Anyone who has ever had to sit down and write an organisation chart can have some sympathy for the appalling task that SAP has set itself.
The confusing world of business contains enormous numbers of people. Most of them, most of the time, are up to something. This makes even a simple task like creating an organisation chart incredibly painful. No sooner have you get everyone neatly pencilled into their tight little boxes, when interdepartmental relationships, overlapping areas of responsibility, and on-the-hoof strategy reviews turn that neat diagram into a horrible scribble.
SAP has set itself the much more ambitious task of mapping a huge array of business processes, and then building a set of integrated applications that speed up and simplify the execution of these processes. Butterfly-net-wielding consultants implementing SAP have to capture factory workers and supervisors and accountants, pin down whatever it is they do, then recreate those roles, functions, and processes in exhaustingly extensible templates.
If that wasn't bad enough, the technical foundations upon which SAP is built -- the traditional two-tier client server architecture -- began to wobble when the full benefits of standards-based Internet architectures were finally understood. This allowed PeopleSoft and upstart Web services-based vendors like Salesforce.com to argue that SAP had missed the boat. Adding Web interfaces to its existing software would never provide the core flexibility of a native Web architecture, they claimed.
In pure technology terms, they were right. Ideally you'd build a Web services architecture from the ground up. In practice, it may not matter that much. SAP's customers don't care about technology for its own sake, and lots of the larger clients move carefully and are in no rush to pioneer next-generation Web services. This has given the company the chance to adopt both the rhetoric and reality of the Web services future.
At this year's Sapphire user conference in New Orleans, the company served up a big slice of the marketing-speak its smaller rivals have been preaching -- so much so that PeopleSoft CEO Craig Conway accused SAP CEO Henning Kagermann of stealing some of his material for his keynote. SAP promised to simplify its offering and work better to integrate its stuff with other vendors' software. It also pledged to gradually swap out its ugly old three-piece-suite client server for a series of cuddly Web services using its NetWeaver development framework. NetWeaver is a name almost comically infused with the homespun Internet glamour SAP has been so sorely lacking: you can just see SAP's developers in sandals at their Net looms, weaving their brightly coloured Web quilts. Monolithic? Moi?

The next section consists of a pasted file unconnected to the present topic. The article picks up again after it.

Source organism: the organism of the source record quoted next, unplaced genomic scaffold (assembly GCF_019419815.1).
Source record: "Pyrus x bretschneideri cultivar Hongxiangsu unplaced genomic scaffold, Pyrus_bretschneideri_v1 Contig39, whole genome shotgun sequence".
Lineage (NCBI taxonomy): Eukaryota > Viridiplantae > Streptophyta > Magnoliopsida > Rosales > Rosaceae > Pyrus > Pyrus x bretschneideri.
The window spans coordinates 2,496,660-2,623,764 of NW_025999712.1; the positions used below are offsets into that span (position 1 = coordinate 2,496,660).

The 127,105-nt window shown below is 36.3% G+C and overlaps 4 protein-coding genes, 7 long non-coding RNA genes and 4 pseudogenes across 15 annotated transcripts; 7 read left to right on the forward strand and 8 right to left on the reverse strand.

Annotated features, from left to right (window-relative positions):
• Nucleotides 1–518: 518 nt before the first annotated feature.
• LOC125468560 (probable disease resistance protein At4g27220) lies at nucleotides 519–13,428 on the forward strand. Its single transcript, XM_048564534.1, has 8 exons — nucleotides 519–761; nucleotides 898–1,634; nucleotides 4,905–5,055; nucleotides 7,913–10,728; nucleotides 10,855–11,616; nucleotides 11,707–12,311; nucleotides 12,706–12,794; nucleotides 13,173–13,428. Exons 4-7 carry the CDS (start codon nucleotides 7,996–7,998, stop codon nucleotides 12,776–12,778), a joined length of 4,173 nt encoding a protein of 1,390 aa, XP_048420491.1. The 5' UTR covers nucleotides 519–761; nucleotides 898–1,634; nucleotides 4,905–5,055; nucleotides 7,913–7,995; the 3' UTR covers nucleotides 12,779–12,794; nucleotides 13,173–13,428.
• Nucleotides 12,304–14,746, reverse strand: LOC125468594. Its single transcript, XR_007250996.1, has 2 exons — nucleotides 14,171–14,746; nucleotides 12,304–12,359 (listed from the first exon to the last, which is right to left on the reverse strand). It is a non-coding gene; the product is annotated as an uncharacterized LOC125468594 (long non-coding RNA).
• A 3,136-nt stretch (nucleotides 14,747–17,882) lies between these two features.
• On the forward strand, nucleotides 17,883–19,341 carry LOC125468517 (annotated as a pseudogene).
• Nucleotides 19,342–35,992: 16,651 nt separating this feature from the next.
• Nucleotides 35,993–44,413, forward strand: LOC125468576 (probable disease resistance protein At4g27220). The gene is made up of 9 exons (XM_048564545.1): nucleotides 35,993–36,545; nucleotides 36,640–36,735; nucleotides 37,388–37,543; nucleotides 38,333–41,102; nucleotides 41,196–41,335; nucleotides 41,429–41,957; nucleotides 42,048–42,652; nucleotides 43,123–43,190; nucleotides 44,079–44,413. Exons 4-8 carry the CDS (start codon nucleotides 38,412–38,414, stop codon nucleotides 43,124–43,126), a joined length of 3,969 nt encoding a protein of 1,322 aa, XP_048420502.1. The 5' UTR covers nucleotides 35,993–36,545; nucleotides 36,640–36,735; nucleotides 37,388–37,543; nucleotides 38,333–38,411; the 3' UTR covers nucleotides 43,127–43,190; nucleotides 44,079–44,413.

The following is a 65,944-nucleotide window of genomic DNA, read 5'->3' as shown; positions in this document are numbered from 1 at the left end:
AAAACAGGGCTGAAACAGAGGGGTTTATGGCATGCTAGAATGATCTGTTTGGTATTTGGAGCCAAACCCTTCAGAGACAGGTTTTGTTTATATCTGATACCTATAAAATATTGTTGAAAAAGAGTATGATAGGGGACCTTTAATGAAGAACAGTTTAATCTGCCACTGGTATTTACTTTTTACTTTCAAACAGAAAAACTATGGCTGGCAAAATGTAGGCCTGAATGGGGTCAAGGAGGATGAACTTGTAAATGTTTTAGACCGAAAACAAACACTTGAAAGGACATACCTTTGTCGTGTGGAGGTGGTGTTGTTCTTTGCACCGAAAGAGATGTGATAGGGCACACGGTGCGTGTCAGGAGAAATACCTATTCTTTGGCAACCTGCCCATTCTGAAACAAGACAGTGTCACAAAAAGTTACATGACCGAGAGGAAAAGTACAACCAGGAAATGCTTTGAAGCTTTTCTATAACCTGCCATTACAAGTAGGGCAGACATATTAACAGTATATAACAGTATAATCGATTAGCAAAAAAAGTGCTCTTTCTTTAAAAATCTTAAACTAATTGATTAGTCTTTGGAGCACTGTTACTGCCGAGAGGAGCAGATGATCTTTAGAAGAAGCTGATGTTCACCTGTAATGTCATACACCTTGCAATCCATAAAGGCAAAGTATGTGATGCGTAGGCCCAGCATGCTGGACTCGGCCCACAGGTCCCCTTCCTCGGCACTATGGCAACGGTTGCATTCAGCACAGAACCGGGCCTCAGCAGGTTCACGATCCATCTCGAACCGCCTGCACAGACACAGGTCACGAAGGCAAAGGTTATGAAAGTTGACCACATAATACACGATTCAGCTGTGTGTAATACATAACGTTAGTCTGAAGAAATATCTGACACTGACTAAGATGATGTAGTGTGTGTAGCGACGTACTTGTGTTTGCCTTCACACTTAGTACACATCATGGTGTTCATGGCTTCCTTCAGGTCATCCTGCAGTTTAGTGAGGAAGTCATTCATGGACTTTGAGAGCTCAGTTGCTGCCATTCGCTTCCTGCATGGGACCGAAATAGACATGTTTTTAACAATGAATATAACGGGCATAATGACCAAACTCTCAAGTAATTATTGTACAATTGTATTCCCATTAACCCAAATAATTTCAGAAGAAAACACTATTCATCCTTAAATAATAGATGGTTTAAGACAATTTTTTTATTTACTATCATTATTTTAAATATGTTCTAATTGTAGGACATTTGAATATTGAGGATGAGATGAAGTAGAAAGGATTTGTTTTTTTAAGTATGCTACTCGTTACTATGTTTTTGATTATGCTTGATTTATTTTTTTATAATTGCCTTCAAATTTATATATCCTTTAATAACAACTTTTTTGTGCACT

Talking to some SAP customers in the U.K. this week was a useful reminder of how far away CEOs can get from the concerns of their customers. For Brian Noble, technical services manager at Wine Cellar, the big issue recently has been moving his two AS/400 servers from his existing hosting facility to its new one -- Web services are way down the list compared to where his computers are actually going to live and how they're going to get there. The next items on his list are a head office move, and plans to upgrade to newer versions of the software which offer better support for promotions management. Even customers working with the new system are more concerned with the prosaic side: Darrol Radley, head of SAP support at Homebase, has just completed rolling out SAP's Web portal, which enables Homebase staff to input customer orders on the shop floor via wireless handsets.
In some ways this is what NetWeaver is really about. The power of ubiquitous Web technology is simply too good to ignore, for developers and for customers. He points out that most staff could be trained to take orders via the new interface in less than 10 minutes.
"In the pilot phase we watched a member of staff being trained, when a customer came up with a request. He broke off from the training, and served the customer successfully via the new interface. It's given us a real insight into the value of using the portal," said Radley.
"Moving to NetWeaver is on our agenda for the next couple of years, but it isn't at the top of the our agenda, it isn't being driven by business demand," he said.
SAP's rivals will argue that the company's conversion to the Net is too little, too late. I suspect most of SAP's customers are way behind, which gives their ERP supplier time to keep turning the tanker.